BORODYANKA, Ukraine—“I feel empty, like this photo,” Maria Litvin, a 26-year-old painter, told The Daily Beast as she held up a picture of two ruined buildings, one on each side of a pile of rubble that had been an apartment block less than six weeks ago.
She was standing in what was left of her bedroom in an apartment in Borodyanka, a small town around 40 miles from Kyiv that the Russians have razed to hell. The floor was covered in broken glass and smashed furniture. Had Litvin been in the room when bombs rained down March 1, the glass could have ripped her to shreds. Instead, when they heard the jets flying overhead, she, her mother, and grandmother hid in their cramped shower and bathroom and were spared.
But 27 people in their apartment complex were not so lucky and were killed in the blast. Many had been hiding in the basement of a building next door, which collapsed and buried them alive. Investigators believe there are still dozens of bodies underneath the rubble, and some may never be retrieved.
despues de forces pushed the Russians out of Kyiv Oblast on April 3, there was a brief period of retirement. The Ukrainians had resisted the initial Russian offensive, and the survival of their nation and its capital seemed assured. But this relief quickly turned to horror and disgust as the full extent of the war crimes committed in the towns occupied by Russia became clear. In Bucha alone, at least 500 corpses have been found, many apparently the victims of summary execution. Local women and girls have reported repeated incidents of rape and sexual violence.
When The Daily Beast visited Bucha this week, authorities were exhuming a mass grave of nearly 60 residents in a plot of land next to a small church. A team of war crimes investigators was also present, inspecting the bodies for tell-tale markings of bindings around the neck and wrists that indicate execution-style killings.
Despite the utter horror in Bucha, Ukraine’s President Volodymyr Zelensky has warned that the situation in Borodyanka could be even more dire.
Borodyanka is a classic “one-street town” of just over 10,000 people, which residents speak of without particular affection. Litvin said that like many young people, she had left as soon as she could to study in Kyiv, and now spends most of her time in Ivano-Frankivsk in western Ukraine. The buildings lining Borodyanka’s central avenue are drab gray Soviet-style high-rise apartment blocks and the only hint of art or sculpture in the town is a statue of Ukraine’s national poet, Taras Shevchenko. Even this expression of culture was too much for the occupiers, who allegedly smashed the head off the statue the day they arrived.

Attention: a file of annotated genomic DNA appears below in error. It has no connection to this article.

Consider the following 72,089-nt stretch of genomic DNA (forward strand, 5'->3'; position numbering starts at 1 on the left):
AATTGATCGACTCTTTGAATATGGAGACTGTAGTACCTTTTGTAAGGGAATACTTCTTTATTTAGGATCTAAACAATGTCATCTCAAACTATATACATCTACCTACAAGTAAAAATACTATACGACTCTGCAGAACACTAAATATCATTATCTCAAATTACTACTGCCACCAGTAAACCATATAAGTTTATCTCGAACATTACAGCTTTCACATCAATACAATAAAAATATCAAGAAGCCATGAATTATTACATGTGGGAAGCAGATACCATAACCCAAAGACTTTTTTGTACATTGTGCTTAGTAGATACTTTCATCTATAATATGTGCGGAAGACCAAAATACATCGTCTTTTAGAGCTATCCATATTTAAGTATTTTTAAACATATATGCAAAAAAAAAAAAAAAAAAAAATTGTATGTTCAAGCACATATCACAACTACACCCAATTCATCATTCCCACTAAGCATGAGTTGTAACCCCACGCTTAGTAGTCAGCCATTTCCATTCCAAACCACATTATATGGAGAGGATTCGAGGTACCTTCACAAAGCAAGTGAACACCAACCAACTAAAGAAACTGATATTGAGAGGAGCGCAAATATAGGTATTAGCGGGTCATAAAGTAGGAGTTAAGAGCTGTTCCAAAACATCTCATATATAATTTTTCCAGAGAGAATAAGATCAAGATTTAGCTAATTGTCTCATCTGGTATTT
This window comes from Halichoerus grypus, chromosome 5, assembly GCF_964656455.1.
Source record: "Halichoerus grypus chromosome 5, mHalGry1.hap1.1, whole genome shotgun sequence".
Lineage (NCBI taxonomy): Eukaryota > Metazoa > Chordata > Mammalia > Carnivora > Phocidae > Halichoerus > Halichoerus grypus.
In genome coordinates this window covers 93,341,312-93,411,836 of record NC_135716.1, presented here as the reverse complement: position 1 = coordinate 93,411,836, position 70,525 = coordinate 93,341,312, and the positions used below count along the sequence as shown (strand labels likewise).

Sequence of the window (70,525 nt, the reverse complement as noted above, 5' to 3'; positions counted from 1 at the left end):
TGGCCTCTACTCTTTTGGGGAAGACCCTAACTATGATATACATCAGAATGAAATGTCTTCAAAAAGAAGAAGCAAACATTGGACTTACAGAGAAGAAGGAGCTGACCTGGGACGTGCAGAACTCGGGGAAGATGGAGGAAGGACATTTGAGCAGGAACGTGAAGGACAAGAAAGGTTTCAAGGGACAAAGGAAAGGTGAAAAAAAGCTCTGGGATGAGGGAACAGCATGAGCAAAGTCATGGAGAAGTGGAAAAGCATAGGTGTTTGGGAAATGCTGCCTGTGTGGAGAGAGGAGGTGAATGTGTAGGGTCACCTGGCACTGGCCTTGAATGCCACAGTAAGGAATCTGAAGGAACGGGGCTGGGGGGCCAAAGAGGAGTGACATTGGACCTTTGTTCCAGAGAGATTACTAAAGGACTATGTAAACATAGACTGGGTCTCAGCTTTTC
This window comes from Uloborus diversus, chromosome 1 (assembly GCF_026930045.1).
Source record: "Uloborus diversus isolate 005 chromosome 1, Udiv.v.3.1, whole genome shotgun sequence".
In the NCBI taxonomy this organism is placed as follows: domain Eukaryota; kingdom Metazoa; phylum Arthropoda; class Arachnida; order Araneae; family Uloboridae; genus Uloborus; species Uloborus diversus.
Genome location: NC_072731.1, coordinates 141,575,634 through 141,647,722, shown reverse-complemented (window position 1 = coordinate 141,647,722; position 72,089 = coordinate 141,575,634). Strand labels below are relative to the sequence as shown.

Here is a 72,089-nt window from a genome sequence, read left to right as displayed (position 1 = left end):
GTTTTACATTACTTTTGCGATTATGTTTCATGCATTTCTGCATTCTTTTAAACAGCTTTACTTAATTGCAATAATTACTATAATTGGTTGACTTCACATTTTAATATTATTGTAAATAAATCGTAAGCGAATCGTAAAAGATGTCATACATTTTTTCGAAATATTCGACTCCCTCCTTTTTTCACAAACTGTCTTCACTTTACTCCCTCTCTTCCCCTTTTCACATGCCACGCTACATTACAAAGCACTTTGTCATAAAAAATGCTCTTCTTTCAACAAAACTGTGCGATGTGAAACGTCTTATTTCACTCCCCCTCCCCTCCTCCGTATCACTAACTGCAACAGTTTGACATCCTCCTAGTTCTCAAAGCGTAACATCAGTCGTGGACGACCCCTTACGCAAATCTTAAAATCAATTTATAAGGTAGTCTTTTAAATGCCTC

Now, Borodyanka is a hellscape of destruction. Dozens of orange-vested workers shovel rocks and concrete into heaps, while bulldozers patrol the streets digging for remains. In Bucha and Irpin, the main streets are already mostly cleaned up, and bridges and buildings are being assessed for reconstruction. Shortly down the road from Irpin, there is a graveyard holding dozens of burned-out wrecks of cars that have been towed and dumped in a clearing near a forest. The residents here cannot imagine the town ever being rebuilt, such is the scale of the destruction.
“They told us, ‘Borodyanka must be destroyed, it can no longer exist.’”
Borodyanka was directly on the road of the Russian advance to Kyiv, so Putin’s troops chose to flatten it with airstrikes to smooth their advance. At least a dozen residential apartment blocks were destroyed, along with dozens of smaller houses, shops and a supermarket.
One resident, a white-haired man in his sixties who did not wish to be named, showed us the remains of an apartment where his dead neighbors had recently been pulled from. They were a young couple with two children, all of whom had been killed instantly. “There was no military here, no Ukrainian army, just a few poorly armed territorial volunteers. There was no reason for this type of attack,” he said.
Tatiana, Litvin’s 50-year-old neighbor who only wanted to share her first name, said that after the initial airstrikes the humanitarian situation in the town quickly deteriorated. “My doctor—one of the last in the town—also died in that basement,” she said. After that, they packed their stuff and left for a refugee basement shelter close to the station of Borodyanka. They spent almost all their time there during the invasion.
“Russians were just shooting with tanks and guns at every building. They told us, ‘Borodyanka must be destroyed, it can no longer exist,’” Tatiana told The Daily Beast. She names them as the infamous “Kadyrovtsy,” the Chechen forces who are implicated in many of the worst atrocities in Bucha. “They even tried to make us believe that the Ukrainian army was defeated,” she added. Now that the Russians are gone, Tatiana is staying with her husband and her mother de ella in a house nearby.
Russia, of course, dismisses all these allegations as “fake news,” claiming its soldiers have acted with the utmost restraint in the face of overwhelming evidence of their barbarity.
Ukrainians are bracing themselves for an even greater catalog of crimes to appear when they explore areas surrounding the nearby cities of Chernihiv and Sumy, which were also besieged by Russian forces who withdrew at the same time as those assaulting Kyiv. The Russian Foreign Ministry has already warned that Western intelligence has prepared further “provocations” in these regions—a sure sign that they are aware of what their troops have left behind and are prepared for more crimes to be uncovered.
For now, the residents of Borodyanka have created a makeshift memorial out of the possessions of the dead. It sits near a bomb crater left by the worst of the airstrikes, where an oversized child’s teddy bear with vacant white eyes stares out over the wreckage.